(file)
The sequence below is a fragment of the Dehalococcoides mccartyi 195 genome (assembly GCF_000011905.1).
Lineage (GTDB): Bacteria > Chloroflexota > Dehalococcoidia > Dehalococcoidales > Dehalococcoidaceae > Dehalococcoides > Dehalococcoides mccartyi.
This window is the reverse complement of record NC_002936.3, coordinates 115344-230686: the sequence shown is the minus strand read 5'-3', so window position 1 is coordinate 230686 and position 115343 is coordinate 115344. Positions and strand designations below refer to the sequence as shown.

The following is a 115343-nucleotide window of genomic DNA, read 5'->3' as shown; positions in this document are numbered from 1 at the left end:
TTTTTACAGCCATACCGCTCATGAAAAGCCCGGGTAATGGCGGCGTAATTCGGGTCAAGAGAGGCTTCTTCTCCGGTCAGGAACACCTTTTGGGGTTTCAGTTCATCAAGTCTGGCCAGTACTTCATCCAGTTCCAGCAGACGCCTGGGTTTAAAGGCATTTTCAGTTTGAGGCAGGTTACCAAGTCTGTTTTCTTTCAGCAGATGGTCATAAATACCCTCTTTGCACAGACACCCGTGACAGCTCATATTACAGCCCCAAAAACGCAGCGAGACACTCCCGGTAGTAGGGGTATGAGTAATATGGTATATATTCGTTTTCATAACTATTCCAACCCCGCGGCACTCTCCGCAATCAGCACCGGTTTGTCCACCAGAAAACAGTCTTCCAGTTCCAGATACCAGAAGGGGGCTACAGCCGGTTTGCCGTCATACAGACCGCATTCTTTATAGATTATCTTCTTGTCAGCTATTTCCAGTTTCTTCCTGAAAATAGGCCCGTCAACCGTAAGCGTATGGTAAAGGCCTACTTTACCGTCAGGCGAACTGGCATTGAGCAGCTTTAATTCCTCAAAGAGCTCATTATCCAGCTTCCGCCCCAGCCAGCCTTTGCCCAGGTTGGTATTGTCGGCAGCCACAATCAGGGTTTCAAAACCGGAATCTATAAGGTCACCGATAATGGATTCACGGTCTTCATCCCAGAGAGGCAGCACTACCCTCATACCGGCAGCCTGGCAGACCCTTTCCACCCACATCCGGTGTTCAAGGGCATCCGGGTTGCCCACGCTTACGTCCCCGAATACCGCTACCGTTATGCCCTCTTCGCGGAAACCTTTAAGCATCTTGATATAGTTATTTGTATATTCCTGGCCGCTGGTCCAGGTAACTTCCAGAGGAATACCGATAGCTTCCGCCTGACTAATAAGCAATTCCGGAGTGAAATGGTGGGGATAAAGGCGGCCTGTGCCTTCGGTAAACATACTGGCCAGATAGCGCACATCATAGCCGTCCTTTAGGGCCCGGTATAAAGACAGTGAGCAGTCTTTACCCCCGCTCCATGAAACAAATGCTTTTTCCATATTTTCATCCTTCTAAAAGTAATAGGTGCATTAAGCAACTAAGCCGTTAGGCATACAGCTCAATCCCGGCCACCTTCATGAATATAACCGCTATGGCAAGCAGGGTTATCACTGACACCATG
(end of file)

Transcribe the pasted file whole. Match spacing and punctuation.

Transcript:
The sequence below is a fragment of the Dehalococcoides mccartyi 195 genome (assembly GCF_000011905.1).
Lineage (GTDB): Bacteria > Chloroflexota > Dehalococcoidia > Dehalococcoidales > Dehalococcoidaceae > Dehalococcoides > Dehalococcoides mccartyi.
This window is the reverse complement of record NC_002936.3, coordinates 115344-230686: the sequence shown is the minus strand read 5'-3', so window position 1 is coordinate 230686 and position 115343 is coordinate 115344. Positions and strand designations below refer to the sequence as shown.

The following is a 115343-nucleotide window of genomic DNA, read 5'->3' as shown; positions in this document are numbered from 1 at the left end:
TTTTTACAGCCATACCGCTCATGAAAAGCCCGGGTAATGGCGGCGTAATTCGGGTCAAGAGAGGCTTCTTCTCCGGTCAGGAACACCTTTTGGGGTTTCAGTTCATCAAGTCTGGCCAGTACTTCATCCAGTTCCAGCAGACGCCTGGGTTTAAAGGCATTTTCAGTTTGAGGCAGGTTACCAAGTCTGTTTTCTTTCAGCAGATGGTCATAAATACCCTCTTTGCACAGACACCCGTGACAGCTCATATTACAGCCCCAAAAACGCAGCGAGACACTCCCGGTAGTAGGGGTATGAGTAATATGGTATATATTCGTTTTCATAACTATTCCAACCCCGCGGCACTCTCCGCAATCAGCACCGGTTTGTCCACCAGAAAACAGTCTTCCAGTTCCAGATACCAGAAGGGGGCTACAGCCGGTTTGCCGTCATACAGACCGCATTCTTTATAGATTATCTTCTTGTCAGCTATTTCCAGTTTCTTCCTGAAAATAGGCCCGTCAACCGTAAGCGTATGGTAAAGGCCTACTTTACCGTCAGGCGAACTGGCATTGAGCAGCTTTAATTCCTCAAAGAGCTCATTATCCAGCTTCCGCCCCAGCCAGCCTTTGCCCAGGTTGGTATTGTCGGCAGCCACAATCAGGGTTTCAAAACCGGAATCTATAAGGTCACCGATAATGGATTCACGGTCTTCATCCCAGAGAGGCAGCACTACCCTCATACCGGCAGCCTGGCAGACCCTTTCCACCCACATCCGGTGTTCAAGGGCATCCGGGTTGCCCACGCTTACGTCCCCGAATACCGCTACCGTTATGCCCTCTTCGCGGAAACCTTTAAGCATCTTGATATAGTTATTTGTATATTCCTGGCCGCTGGTCCAGGTAACTTCCAGAGGAATACCGATAGCTTCCGCCTGACTAATAAGCAATTCCGGAGTGAAATGGTGGGGATAAAGGCGGCCTGTGCCTTCGGTAAACATACTGGCCAGATAGCGCACATCATAGCCGTCCTTTAGGGCCCGGTATAAAGACAGTGAGCAGTCTTTACCCCCGCTCCATGAAACAAATGCTTTTTCCATATTTTCATCCTTCTAAAAGTAATAGGTGCATTAAGCAACTAAGCCGTTAGGCATACAGCTCAATCCCGGCCACCTTCATGAATATAACCGCTATGGCAAGCAGGGTTATCACTGACACCATG